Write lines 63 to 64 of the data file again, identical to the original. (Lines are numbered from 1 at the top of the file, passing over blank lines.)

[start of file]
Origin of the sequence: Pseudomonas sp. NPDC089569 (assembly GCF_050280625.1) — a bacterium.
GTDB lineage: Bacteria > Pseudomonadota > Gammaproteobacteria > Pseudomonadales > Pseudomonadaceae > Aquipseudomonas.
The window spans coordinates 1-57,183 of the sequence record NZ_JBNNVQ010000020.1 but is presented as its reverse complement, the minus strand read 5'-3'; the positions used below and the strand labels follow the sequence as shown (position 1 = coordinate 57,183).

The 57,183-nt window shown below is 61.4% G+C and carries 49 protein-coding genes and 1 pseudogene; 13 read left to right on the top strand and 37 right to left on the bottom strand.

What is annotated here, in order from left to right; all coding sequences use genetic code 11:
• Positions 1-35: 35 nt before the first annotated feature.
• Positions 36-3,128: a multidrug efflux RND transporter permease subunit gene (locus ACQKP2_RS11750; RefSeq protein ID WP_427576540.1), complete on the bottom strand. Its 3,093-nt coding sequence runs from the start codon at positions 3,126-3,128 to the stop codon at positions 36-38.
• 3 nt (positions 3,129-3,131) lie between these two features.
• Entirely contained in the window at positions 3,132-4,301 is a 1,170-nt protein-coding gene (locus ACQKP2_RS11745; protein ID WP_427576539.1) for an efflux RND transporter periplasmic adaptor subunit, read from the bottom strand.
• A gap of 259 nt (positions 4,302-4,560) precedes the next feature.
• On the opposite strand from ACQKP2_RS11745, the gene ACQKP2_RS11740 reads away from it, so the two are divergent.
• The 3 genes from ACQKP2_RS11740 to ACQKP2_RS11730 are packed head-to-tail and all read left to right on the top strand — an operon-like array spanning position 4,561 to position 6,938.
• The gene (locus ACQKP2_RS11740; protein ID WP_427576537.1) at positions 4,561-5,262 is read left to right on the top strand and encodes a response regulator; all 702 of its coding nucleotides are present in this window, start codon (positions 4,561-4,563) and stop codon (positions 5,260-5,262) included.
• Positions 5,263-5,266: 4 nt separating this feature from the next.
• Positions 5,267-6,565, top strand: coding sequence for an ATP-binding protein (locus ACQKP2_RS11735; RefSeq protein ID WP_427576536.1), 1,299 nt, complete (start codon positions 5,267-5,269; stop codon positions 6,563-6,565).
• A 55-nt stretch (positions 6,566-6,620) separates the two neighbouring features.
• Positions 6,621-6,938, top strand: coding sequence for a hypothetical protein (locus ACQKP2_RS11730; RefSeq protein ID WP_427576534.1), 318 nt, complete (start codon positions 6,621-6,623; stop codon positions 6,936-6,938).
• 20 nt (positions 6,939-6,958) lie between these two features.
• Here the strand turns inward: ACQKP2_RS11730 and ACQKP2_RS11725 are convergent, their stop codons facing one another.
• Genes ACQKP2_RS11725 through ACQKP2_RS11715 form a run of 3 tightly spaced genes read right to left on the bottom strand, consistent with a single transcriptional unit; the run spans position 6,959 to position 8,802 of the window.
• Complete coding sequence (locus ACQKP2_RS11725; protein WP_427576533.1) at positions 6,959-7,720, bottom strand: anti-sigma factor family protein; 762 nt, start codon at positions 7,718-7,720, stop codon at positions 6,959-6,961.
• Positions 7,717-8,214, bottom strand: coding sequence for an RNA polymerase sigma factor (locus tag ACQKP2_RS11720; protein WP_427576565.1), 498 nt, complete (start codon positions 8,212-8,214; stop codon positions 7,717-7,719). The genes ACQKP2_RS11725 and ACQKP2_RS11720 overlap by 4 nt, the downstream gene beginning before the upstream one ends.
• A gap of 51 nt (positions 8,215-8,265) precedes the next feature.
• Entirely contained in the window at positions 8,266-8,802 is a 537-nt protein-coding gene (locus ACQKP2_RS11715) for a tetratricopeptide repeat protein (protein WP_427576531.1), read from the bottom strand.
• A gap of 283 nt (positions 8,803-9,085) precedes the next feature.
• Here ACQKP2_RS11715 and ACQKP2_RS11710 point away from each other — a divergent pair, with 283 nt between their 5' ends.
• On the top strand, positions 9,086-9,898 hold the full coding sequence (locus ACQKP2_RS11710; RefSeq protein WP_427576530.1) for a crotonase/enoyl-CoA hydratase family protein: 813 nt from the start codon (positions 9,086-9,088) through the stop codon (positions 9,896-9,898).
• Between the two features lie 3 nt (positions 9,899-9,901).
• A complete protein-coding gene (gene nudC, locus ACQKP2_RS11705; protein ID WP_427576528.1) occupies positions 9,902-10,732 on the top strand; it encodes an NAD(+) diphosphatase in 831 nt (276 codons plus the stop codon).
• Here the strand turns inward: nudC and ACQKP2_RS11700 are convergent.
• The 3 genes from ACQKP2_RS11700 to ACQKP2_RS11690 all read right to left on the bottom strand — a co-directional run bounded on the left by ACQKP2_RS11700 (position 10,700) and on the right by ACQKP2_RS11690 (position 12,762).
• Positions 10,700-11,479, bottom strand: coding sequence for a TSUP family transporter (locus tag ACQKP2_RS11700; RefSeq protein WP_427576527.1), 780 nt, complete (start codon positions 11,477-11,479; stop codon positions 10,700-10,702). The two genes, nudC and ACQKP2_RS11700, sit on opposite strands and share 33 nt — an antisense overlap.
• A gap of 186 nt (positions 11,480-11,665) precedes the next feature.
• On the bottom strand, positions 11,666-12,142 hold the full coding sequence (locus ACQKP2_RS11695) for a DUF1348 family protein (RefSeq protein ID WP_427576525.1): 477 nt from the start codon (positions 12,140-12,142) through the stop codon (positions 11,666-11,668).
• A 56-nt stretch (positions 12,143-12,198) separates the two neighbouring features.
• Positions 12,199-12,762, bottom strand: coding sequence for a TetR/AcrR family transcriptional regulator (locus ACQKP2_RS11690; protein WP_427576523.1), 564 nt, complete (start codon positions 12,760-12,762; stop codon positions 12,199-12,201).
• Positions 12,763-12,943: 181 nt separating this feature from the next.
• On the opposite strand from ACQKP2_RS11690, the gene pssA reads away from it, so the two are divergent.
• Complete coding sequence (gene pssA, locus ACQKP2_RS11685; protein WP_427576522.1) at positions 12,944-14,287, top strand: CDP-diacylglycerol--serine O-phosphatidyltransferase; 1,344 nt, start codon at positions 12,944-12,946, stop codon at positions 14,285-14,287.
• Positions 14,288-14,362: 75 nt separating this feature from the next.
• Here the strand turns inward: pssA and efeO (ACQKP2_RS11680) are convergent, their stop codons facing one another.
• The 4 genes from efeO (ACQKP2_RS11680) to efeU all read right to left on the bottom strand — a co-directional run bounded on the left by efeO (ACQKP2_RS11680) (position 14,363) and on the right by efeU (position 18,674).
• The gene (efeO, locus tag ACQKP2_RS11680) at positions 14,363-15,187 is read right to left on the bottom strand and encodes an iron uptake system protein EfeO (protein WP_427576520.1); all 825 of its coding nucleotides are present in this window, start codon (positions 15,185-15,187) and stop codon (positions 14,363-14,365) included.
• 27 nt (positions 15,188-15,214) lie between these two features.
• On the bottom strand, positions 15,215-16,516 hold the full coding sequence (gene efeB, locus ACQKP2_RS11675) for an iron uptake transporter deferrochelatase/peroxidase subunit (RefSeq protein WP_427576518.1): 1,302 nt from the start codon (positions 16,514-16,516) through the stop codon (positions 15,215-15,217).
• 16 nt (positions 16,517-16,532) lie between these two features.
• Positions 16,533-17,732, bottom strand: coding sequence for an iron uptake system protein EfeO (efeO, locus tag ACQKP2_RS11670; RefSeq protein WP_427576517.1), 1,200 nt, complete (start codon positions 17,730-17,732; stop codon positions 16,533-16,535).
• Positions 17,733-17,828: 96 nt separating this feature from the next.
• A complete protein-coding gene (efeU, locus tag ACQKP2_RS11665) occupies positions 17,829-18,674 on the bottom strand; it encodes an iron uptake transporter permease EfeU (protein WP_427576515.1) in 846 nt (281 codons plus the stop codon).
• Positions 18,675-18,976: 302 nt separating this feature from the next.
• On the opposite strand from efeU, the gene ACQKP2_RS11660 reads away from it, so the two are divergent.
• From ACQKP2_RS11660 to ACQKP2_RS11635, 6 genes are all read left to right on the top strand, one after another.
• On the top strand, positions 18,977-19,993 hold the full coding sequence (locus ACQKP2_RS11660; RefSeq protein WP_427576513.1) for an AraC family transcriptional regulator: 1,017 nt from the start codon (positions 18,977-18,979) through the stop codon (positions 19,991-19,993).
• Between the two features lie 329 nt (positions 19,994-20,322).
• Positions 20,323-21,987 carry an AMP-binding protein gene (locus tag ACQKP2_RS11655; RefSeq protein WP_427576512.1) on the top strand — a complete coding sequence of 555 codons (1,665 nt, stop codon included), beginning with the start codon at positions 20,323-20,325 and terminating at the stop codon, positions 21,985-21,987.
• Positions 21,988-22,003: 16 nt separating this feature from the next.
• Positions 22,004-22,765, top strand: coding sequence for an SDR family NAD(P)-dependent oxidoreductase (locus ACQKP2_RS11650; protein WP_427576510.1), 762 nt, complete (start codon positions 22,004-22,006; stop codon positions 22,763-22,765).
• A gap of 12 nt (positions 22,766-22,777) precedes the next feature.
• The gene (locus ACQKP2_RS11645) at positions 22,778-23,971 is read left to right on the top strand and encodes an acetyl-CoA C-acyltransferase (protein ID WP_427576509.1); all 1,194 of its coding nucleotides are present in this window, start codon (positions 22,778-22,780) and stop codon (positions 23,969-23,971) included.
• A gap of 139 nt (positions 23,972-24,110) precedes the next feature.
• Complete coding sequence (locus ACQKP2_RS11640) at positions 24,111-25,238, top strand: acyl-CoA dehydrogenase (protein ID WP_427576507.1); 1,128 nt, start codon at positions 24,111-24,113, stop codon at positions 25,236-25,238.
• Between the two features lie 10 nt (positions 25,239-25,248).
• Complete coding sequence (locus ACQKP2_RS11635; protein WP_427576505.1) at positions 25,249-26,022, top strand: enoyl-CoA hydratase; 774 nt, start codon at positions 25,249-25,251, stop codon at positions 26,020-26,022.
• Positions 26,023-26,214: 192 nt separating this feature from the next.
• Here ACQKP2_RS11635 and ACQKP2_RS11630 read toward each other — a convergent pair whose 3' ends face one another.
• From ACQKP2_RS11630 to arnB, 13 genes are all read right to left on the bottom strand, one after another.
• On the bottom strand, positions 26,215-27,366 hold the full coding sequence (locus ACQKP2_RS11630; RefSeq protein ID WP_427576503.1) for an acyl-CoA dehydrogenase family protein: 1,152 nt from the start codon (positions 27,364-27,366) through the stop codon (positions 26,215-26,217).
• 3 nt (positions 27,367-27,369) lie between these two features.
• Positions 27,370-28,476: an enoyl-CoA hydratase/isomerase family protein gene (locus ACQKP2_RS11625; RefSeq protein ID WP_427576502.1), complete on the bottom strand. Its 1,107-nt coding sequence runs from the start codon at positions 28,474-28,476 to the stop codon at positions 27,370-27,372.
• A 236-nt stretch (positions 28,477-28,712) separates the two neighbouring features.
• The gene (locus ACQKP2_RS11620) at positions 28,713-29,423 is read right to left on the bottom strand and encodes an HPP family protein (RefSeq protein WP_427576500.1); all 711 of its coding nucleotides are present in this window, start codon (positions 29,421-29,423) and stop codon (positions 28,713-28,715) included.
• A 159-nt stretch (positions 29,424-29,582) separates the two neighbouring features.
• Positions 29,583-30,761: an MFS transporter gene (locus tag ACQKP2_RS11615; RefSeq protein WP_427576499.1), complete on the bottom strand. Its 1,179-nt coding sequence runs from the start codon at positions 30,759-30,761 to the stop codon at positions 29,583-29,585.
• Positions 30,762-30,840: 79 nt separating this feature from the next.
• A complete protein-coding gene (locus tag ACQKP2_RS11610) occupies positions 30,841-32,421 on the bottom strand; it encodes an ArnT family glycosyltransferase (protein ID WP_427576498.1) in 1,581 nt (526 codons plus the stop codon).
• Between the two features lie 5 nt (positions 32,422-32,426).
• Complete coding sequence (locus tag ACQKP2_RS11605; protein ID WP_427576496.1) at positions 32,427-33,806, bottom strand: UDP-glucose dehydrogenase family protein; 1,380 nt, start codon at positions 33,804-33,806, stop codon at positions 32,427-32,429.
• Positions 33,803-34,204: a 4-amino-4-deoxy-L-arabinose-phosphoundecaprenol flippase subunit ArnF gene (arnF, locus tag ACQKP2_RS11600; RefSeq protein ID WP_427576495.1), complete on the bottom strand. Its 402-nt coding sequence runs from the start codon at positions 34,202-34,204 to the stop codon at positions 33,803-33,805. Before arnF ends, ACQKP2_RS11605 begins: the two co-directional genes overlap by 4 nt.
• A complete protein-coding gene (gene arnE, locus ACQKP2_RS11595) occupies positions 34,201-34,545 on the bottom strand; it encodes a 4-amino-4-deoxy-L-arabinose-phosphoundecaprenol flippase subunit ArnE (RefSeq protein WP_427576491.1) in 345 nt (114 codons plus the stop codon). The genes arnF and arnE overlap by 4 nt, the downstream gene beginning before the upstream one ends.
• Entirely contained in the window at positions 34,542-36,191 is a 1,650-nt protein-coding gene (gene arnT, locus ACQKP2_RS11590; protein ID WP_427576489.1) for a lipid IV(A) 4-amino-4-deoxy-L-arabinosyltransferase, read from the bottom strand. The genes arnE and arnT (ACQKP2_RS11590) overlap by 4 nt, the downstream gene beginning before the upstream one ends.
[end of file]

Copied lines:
• Complete coding sequence (locus ACQKP2_RS11635; protein WP_427576505.1) at positions 25,249-26,022, top strand: enoyl-CoA hydratase; 774 nt, start codon at positions 25,249-25,251, stop codon at positions 26,020-26,022.
• Positions 26,023-26,214: 192 nt separating this feature from the next.